There really was no point in going back now. The damage had been done. Cora stood on the ship watching as chaos consumed the city she so loved, the city she had been born in. The night sky was lit up with the massive fires that stretched throughout the lower east side. Many lives had been lost already though the flames continued to grow, climbing buildings, consuming everything in its path, but it was somewhat contained for now, to the lower east-the slums- so extinguishing it just yet wasn’t a priority.
They had begun to evacuate the more important citizens while they took what precautions they could to keep the fire from spreading to the more prominent end of the city. The impoverished had been trapped behind bags of sand and rock, screaming to be allowed out but their screams fell on deaf ears. It was a risk that the city officials would not take lest the horrible “affliction” that devastated the shantytown infect the rest of the population. Soldiers were posted at various points throughout the city’s blighted areas and told to shoot whomever crossed the barricade.
So much pointless loss as healthy men, women, and children were made to perish with those who had been infected. Soon an entire population of people would be eradicated just because they were born in squalor. It was genocide at its best.
Cora looked away as the screams of the innocent pervaded the night air. The screams of those people, especially the children, would haunt her for the rest of her life.
As she ran from her apartment loft to the dock she heard a pitiful cry as a young child lay on the ground whimpering as she clutched a blood soaked teddy bear. Cora went to her and looked down at the child, tears staining her face. The child reached up and took hold of the hem of Cora’s skirt, begging her for help. Cora pulled away from the child, she could do nothing to save her; the child was burned horrible. Her blood pooled around her and she was gasping for air.
A solider emerged from the smoke and shadows, bellowing orders for everyone to move swiftly to the loading dock, the ship was getting ready to depart. He took one look at the child, raised the sword in his hand, and severed her head from her neck. A spray of blood hit Cora in the face and she wiped at it furiously with her gloved hand, staining the grey lace crimson.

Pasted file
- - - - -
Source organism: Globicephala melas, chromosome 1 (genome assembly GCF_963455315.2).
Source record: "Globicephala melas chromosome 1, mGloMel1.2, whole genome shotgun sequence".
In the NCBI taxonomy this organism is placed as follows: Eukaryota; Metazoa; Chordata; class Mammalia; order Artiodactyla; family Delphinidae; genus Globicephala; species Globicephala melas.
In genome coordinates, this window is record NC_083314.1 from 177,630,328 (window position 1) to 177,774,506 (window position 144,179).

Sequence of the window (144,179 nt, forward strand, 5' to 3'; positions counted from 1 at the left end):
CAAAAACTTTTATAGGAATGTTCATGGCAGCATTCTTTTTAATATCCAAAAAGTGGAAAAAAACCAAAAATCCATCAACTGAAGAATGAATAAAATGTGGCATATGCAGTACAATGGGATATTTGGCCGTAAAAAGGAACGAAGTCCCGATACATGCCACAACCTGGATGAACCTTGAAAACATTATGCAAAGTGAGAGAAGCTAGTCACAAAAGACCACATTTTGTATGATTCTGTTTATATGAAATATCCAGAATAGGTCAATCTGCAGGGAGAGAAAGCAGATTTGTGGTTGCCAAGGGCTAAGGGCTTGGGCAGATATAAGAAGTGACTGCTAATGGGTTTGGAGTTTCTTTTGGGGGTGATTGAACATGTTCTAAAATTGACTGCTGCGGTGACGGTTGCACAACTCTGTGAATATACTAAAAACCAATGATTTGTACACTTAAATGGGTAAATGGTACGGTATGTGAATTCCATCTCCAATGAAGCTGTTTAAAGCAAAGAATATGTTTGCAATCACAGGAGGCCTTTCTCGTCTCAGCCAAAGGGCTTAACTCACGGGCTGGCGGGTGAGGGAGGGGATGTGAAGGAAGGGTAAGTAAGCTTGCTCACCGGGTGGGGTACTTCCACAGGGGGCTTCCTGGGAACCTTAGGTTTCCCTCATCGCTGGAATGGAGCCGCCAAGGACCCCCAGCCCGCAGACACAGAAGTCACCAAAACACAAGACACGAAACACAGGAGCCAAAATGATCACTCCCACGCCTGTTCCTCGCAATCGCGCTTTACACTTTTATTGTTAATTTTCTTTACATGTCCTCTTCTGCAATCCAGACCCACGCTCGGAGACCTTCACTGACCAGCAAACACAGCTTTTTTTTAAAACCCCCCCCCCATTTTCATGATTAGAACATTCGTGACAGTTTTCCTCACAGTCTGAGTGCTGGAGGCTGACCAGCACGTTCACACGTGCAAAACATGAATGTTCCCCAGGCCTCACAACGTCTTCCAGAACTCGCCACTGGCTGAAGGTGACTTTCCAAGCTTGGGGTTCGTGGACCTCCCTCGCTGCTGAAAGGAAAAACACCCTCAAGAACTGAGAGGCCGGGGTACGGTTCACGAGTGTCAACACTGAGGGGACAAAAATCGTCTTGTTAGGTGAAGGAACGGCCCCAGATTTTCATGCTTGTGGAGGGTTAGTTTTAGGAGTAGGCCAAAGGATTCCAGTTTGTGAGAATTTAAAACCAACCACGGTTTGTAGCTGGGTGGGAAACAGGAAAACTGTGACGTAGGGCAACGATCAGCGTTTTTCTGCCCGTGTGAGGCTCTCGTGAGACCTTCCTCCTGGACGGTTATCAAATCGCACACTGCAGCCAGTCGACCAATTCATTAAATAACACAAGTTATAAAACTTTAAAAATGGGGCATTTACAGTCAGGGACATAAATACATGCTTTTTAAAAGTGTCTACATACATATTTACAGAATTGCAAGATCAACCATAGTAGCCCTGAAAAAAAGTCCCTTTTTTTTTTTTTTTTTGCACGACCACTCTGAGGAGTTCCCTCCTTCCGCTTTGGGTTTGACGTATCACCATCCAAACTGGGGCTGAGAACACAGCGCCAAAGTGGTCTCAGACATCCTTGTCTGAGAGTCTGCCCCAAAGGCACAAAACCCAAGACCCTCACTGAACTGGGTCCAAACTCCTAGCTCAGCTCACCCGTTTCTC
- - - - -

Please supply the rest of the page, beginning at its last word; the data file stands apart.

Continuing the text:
“Move along miss!” The Solider hissed at her as he grabbed her by the arm and began to pull her towards the dock.
“Unhand me!” Cora snapped. “I can walk on my own sir!”
The solider nodded and released her. “Quickly,” He told her, a slight smirk stretched across his hardened features, “I’d hate to see a pretty little thing such as yourself lose her head.”
A spark of anger rose up in Cora suddenly as she stared at the smug look on the soldiers face. How she would have loved to strike the look from his face, but there wasn’t time for such things, the boat would not wait. She turned quickly, pulling the hem of her skirts off the pavement and ran as quickly as she could through the streets.
“Last Call!” The Seamen yelled from the boat. They were already pulling up the ramp by the time Cora reached the ship.
“Wait!” She cried out, “Please, wait for me!”
The Seamen Stepped to the end of the ramp, one foot on the dock and held out his hand to her. His face was kind and full of concern, “Best hurry Miss.” He said, “Captain won’t wait for any soul, no man, woman, nor child.”
Cora placed her hand in his and he pulled her up onto the ramp with ease. “My gratitude sir.”
“Do you have family on board?” He asked her.
Cora shook her head. “I’m traveling alone I’m afraid.”
“You’d be safer traveling with a companion.” The sailor scratched his head as he looked around to the people gathered on the deck. “Plenty of married women aboard who could use a companion; I could point a few out to you.”
“Thank you sir,” Cora smiled to the youth, “But not necessary. I can take care of myself.”